Pontoon boats and float tubes work well here because the trout are usually located within easy kicking distance from the dock. I eagerly wait for spring fishing when Hyde Lake’s warmer water temperatures wake up the trout from their winter hiatus and they start actively feeding again. The trout fight hard here, and their aggressive takes are always exciting to experience as seen in this video:

© 2018 Stillwater Adventures. All rights reservedIn the spring, the fishing can be spectacular as the trout are hungry, and every strike is aggressive. During this cloudy day, with a slight ripple on the water, the trout were feeding in the top few feet. My Grizzly Bug pattern proved to be especially productive.

© 2018 Stillwater Adventures. All rights reserved

Vickie’s Grizzly Bug

© 2018 Stillwater Adventures. All rights reservedHyde is a nutrient-rich habitat and teams with damsels and mayflies in the spring and summer. In summer, dragonflies emerge and can be found flying close to the lake feeding on insects. The lake fishes well through the fall months.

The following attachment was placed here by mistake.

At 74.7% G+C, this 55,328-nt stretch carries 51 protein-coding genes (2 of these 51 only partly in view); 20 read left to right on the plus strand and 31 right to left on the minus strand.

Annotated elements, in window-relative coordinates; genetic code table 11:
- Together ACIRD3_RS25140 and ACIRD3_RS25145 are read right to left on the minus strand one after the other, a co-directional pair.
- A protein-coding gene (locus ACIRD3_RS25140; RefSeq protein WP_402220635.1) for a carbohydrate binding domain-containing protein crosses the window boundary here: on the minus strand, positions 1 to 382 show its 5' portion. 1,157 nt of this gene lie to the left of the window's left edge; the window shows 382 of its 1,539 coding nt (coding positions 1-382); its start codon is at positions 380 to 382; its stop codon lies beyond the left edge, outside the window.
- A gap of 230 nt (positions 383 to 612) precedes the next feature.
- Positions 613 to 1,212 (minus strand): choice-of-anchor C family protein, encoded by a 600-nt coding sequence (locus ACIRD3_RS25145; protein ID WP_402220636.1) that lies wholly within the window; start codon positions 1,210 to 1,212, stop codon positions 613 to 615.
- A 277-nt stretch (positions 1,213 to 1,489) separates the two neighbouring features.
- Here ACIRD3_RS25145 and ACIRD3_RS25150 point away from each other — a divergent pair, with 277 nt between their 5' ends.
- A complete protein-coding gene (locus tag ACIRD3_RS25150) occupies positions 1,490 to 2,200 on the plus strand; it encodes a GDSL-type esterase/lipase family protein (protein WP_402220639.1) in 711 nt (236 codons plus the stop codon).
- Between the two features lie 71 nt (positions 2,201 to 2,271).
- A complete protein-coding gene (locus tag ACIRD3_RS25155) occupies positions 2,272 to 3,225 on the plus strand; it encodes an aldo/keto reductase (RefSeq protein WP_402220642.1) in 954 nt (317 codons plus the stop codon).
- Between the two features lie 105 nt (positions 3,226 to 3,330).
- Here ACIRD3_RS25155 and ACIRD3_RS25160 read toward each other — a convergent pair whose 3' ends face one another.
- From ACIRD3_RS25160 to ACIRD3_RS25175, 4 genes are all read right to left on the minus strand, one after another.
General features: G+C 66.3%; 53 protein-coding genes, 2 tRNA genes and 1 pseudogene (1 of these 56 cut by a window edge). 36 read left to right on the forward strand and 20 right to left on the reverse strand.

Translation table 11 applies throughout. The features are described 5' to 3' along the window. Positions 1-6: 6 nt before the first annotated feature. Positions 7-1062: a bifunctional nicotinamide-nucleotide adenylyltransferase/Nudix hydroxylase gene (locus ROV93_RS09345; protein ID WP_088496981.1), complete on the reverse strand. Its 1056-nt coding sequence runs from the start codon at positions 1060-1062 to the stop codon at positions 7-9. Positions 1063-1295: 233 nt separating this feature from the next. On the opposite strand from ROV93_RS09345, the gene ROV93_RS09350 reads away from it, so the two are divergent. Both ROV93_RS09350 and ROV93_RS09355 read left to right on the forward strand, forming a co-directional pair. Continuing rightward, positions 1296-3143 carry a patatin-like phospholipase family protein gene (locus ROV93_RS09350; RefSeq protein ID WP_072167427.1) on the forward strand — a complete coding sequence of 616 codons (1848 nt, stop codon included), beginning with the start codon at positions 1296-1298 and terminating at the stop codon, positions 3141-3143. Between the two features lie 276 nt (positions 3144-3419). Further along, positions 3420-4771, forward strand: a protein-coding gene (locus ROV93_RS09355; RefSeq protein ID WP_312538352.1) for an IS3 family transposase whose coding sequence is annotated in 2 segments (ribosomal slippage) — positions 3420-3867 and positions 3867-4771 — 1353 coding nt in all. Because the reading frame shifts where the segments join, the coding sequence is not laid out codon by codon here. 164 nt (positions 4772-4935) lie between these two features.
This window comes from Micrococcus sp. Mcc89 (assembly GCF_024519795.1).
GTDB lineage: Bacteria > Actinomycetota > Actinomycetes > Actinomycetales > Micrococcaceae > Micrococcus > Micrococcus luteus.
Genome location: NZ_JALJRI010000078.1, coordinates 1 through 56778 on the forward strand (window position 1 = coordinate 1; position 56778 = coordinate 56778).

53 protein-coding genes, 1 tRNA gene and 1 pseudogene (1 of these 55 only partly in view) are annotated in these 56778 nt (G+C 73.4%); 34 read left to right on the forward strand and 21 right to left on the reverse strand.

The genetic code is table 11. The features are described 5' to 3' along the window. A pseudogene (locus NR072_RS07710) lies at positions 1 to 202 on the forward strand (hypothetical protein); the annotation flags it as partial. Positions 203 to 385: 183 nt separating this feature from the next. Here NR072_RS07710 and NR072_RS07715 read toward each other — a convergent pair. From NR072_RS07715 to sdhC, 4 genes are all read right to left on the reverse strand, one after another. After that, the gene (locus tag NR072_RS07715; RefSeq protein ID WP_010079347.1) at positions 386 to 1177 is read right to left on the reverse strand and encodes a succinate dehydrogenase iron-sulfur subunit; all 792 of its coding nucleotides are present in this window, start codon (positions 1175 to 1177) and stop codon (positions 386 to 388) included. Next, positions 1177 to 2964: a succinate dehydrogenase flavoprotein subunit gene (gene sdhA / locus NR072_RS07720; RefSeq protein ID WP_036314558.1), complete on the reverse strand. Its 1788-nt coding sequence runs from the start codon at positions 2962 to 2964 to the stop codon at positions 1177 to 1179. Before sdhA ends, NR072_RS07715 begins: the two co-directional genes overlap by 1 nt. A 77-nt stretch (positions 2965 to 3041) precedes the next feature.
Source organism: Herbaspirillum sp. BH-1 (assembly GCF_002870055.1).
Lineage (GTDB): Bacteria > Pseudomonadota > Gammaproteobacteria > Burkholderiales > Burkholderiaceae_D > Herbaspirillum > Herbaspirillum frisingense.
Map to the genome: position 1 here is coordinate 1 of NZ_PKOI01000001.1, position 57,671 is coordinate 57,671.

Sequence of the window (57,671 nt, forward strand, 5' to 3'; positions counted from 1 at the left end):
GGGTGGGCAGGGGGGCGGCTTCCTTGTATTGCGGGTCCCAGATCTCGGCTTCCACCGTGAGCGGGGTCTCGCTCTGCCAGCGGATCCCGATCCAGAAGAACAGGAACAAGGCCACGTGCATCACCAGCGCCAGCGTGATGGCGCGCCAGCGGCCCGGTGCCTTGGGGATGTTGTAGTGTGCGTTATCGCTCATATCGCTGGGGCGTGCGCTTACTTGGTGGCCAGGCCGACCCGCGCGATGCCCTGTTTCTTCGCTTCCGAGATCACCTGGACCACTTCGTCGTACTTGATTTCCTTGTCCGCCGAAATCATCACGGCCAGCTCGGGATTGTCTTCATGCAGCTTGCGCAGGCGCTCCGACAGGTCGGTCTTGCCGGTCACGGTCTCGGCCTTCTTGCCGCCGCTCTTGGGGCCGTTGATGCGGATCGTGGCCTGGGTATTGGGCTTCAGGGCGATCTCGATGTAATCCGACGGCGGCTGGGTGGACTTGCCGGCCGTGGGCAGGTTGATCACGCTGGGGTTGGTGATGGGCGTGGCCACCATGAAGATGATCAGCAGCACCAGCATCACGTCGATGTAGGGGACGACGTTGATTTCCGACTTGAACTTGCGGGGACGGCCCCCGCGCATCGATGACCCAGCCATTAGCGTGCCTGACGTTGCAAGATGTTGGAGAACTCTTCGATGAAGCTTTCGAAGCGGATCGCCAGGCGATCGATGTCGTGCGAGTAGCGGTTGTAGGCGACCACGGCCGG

This year the lake began to freeze up in November as the water temperature dipped to 38 degrees. The air temperature was 19 degrees at 10:30 am, and I had to break through the shoreline ice to launch my pontoon boat!

© 2018 Stillwater Adventures. All rights reserved

Ice Forming

However, enduring the cold-water temperatures did have its reward as I caught my largest trout here this year. It was 26” in length and its girth put it well into an 8-pound weight range. This trout put up a knuckle-busting fight. See what was left of my #8-4X strong hook!

© 2018 Stillwater Adventures. All rights reserved

Bent Hook!

© 2018 Stillwater Adventures. All rights reserved

Caught with Vickie’s Predator Bugger

© 2018 Stillwater Adventures. All rights reserved

Vickie’s Predator Bugger

How to fish this lake:
The fish concentrate in the bay area at the southern end and along weed line next to shallow shoreline edges. I have also been productive fishing in the bay area in front of the dock. Trolling a leech or bugger pattern has proven productive.